Since we started Alifood our main goal has been to promote Italian food excellences worldwide; at the same time, as the culinary tradition of our country is mainly based on fresh food, it has also been our biggest challenge. For this reason it has always been fundamental for us to have in place an integrated cold chain logistics system that would allow us to safeguard the integrity of the products we export. At the beginning we started off with refrigerated food then, twenty years ago, our love for fresh Italian food made us one of the first global food traders to invest in the research and implementation of cutting edge food technology and advanced food preservation techniques such as IQF. Colloquially known as “flash-frozen”, Individually Quick Frozen foods retain all their nutritional qualities, flavour and texture. Completely safe to store for a long time in domestic freezers, IQF foods show no bacteriological development, are easy to portion and need shorter cooking times. Easy to distribute and store, they also enjoy a longer shelf life as they remain fresh up to roughly one year – or even more – from the date of production.

Today our integrated cold chain management system – that starts from our local producers and ends in our clients’ storage facilities – not only preserves the organoleptic properties and nutrients of all the varieties of food we offer but it also significantly reduces the shipments costs connected to airfreight. Continuous research, training and a constant, open dialogue with both our clients and our suppliers are the catalysts of every innovation we keep introducing. Each advancement is made in compliance with the most recent EU regulations about frozen foods that aim at preventing potential damages and ensuring optimal shelf life. This provides us with the advantage of being able to market in faraway countries even our freshest products like cheese and cold meats which could not otherwise be enjoyed by Italian food enthusiasts all over the world.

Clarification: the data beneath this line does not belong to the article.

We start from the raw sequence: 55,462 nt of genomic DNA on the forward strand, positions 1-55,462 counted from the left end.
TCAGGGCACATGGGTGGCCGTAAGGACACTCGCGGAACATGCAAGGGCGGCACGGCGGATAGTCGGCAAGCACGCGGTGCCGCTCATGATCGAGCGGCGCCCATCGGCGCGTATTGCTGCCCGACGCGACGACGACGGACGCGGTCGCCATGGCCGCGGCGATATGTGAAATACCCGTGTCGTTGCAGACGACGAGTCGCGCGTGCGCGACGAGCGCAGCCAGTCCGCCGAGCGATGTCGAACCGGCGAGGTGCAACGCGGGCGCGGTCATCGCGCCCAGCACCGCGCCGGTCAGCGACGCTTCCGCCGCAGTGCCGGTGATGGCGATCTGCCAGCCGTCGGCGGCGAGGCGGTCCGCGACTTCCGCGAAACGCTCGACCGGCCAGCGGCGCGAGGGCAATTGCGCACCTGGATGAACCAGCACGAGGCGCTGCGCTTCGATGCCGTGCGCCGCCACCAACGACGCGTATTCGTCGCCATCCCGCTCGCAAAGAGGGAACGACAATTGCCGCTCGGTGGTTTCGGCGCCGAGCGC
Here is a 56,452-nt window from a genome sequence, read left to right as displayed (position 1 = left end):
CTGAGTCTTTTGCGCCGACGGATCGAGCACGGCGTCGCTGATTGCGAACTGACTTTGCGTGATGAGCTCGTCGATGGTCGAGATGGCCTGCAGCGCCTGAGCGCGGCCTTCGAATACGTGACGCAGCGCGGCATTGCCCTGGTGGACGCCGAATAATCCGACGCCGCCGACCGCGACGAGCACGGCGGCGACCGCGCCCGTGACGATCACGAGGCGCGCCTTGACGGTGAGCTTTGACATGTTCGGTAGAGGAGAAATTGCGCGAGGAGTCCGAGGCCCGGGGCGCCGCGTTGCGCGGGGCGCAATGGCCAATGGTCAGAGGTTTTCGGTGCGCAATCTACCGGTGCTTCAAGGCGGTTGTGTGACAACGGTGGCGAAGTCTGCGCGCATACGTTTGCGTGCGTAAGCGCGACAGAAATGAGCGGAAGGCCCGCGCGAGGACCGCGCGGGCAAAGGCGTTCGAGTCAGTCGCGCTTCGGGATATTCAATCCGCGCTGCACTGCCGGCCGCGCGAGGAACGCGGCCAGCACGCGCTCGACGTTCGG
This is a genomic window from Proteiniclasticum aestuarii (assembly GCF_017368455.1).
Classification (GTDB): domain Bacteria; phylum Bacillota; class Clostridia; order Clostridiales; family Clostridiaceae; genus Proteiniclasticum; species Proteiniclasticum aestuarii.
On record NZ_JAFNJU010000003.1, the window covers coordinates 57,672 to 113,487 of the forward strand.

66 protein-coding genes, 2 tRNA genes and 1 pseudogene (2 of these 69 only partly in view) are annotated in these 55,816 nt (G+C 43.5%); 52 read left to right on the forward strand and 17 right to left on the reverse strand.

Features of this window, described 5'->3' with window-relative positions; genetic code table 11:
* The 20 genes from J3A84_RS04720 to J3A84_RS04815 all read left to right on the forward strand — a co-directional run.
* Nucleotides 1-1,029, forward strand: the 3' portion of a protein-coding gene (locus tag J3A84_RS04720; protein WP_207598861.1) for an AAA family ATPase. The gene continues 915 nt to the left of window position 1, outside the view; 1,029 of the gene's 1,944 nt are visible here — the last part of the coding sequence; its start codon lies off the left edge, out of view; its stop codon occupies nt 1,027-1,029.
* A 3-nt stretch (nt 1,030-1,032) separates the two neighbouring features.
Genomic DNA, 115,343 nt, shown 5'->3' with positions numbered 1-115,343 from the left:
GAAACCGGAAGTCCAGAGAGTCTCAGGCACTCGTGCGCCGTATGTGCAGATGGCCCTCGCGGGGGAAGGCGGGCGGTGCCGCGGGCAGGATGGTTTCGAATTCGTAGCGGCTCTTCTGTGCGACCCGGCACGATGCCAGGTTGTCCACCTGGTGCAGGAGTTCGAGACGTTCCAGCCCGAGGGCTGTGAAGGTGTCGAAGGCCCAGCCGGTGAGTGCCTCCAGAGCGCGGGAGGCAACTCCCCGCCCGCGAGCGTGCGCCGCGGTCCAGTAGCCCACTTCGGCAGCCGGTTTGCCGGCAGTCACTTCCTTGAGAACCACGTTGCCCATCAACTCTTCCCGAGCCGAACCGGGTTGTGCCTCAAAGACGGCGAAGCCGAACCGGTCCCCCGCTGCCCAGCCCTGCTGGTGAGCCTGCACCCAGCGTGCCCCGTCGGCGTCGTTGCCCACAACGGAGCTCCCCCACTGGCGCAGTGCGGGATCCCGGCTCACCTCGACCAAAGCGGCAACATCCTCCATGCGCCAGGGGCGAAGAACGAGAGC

Is it possible to generate clean energy from wine processing waste? Today, it is indeed. The innovation is a result of the partnership between Ca’ Foscari University of Venice and Serena Wines 1881 – among the top-5 Italian producers of prosecco – which teamed up in a biennial research project based upon a joint patent.

Ca’ Foscari President Michele Bugliesi and the Director of the Conegliano (Treviso)-based company, Giorgio Serena, have signed an agreement for the in-lab development of new generation PV cells that will exploit the natural dyes of the lees – the waste product of winemaking and clarification.

In the eyes of Bugliesi, the operation is “A significant example of the impact that the corporate-scientific research collaboration may have in terms of technological progress, innovation of economic processes, and production systems”.

The method patented by Ca’ Foscari and Serena Wines 1881 is the first ever in which the dye to use in the ‘Grätzel cells’ is extracted from a waste product. In the innovative PV cells, the dyes capture sunlight and transfer electrons to a semiconductor, mimicking plant photosynthesis.